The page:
I was looking at a good motivator for proof by induction. A collegue warns the kids to “not follow the pattern off the cliff”, and I was looking for good examples of this. Sent this tweet out in the morning:

What's an example of a mathematical pattern that seems to hold together for a while, but then falls apart.

— Dan Anderson (@dandersod) February 6, 2014

Got all these responses in less than 30 minutes. The best.

@dandersod Odd numbers are prime?

@dandersod Dividing a circle into regions is a classic example: http://t.co/ZT8I75GthY http://t.co/LutofrkbuQ

— Patrick Honner (@MrHonner) February 6, 2014

@dandersod via Ben Blum Smith http://t.co/wuA1R127c8

— Dan Meyer (@ddmeyer) February 6, 2014

@dandersod Also try here: http://www.tmrfindia.org/sutra/v2i12.pdf The one at the bottom of p. 16 (partitions of circle) is the one I was thinking of

I ended up using the partitions of a circle ~~pattern,~~ powers of 11 to create Pascals triangle (which actually doesn’t break), fifth roots, and the polynomial setup (find function values for x=1,2,3,4,5, … for f(x)=x-(x-1)(x-2)(x-3)(x-4) except give it to them in standard form).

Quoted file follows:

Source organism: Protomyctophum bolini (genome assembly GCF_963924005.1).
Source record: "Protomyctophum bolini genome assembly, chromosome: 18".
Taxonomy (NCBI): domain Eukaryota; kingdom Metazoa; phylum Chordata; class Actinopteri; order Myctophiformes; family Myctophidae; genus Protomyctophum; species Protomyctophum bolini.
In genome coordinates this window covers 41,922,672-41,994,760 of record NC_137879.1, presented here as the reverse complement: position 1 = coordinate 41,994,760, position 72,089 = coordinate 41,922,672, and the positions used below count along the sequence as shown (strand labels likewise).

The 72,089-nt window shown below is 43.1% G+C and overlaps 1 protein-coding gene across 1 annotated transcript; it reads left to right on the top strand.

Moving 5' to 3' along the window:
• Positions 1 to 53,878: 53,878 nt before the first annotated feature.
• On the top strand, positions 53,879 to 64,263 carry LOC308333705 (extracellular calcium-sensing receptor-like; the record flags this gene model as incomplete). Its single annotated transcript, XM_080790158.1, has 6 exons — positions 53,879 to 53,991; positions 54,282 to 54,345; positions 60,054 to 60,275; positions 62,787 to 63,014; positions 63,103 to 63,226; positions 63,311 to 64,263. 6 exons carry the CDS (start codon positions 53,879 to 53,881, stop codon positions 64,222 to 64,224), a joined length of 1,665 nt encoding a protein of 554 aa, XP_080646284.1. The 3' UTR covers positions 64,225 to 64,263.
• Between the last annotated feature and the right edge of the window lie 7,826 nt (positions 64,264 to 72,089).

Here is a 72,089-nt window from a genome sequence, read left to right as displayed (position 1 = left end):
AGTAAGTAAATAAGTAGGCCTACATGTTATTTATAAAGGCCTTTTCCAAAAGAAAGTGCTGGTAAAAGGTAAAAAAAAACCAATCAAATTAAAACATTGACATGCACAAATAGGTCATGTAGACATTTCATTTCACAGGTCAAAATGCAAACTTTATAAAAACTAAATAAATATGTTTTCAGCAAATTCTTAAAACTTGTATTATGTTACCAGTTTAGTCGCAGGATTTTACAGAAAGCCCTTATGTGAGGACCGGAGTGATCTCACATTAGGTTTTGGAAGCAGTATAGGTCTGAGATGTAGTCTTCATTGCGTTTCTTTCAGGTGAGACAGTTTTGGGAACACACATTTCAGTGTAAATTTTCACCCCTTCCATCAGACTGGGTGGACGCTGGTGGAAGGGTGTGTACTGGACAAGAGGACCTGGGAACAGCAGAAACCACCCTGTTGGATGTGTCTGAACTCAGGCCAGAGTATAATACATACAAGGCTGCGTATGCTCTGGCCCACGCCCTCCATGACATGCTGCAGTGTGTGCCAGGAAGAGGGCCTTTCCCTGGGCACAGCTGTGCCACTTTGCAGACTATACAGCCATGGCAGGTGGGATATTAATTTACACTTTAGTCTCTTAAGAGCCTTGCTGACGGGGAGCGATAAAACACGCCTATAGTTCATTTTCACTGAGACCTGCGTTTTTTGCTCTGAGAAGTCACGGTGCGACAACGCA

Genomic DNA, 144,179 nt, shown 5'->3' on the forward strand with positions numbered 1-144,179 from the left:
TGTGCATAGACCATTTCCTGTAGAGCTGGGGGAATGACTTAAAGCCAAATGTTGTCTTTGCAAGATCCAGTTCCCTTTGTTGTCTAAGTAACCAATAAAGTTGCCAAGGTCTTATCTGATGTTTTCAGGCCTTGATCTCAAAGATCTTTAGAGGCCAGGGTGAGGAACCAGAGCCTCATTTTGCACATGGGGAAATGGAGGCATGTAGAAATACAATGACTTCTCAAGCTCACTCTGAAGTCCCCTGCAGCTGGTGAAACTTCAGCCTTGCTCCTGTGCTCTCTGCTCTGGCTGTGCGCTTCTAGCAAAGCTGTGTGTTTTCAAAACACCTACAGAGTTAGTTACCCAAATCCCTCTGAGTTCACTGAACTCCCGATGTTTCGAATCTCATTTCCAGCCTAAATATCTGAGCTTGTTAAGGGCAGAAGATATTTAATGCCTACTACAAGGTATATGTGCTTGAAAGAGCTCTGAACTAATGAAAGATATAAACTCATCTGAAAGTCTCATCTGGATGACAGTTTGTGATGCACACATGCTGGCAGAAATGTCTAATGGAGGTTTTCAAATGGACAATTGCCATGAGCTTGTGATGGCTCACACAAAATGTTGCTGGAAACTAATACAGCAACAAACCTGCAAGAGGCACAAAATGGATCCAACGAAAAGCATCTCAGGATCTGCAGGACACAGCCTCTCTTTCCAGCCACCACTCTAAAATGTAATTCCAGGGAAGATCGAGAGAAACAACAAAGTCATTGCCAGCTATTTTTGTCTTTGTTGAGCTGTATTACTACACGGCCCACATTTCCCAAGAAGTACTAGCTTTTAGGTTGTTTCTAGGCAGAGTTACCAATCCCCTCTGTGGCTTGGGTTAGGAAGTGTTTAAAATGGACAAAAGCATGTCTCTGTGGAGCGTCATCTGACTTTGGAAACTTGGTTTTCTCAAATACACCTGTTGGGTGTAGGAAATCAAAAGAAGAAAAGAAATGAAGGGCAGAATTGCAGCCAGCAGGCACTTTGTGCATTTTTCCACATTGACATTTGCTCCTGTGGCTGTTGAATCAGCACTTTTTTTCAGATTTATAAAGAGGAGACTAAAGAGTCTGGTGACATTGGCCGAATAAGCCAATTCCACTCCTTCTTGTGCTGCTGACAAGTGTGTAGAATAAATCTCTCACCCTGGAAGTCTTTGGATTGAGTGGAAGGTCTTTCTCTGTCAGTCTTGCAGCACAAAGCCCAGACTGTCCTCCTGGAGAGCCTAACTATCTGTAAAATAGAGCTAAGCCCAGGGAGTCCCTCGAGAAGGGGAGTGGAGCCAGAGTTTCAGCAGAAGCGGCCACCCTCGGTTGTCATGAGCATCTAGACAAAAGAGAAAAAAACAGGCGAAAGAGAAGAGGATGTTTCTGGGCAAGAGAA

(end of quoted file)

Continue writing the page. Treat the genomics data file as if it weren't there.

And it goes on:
I really liked this as an introduction to induction. By showing them some examples of intuition breaking down, it motivates the desire to prove something for sure. Induction is my second favorite type of proof (after contradiction), and I share this fact with the students. I let them know that these proofs are far closer to what they might do later in college (compared to two-column geometry proofs).

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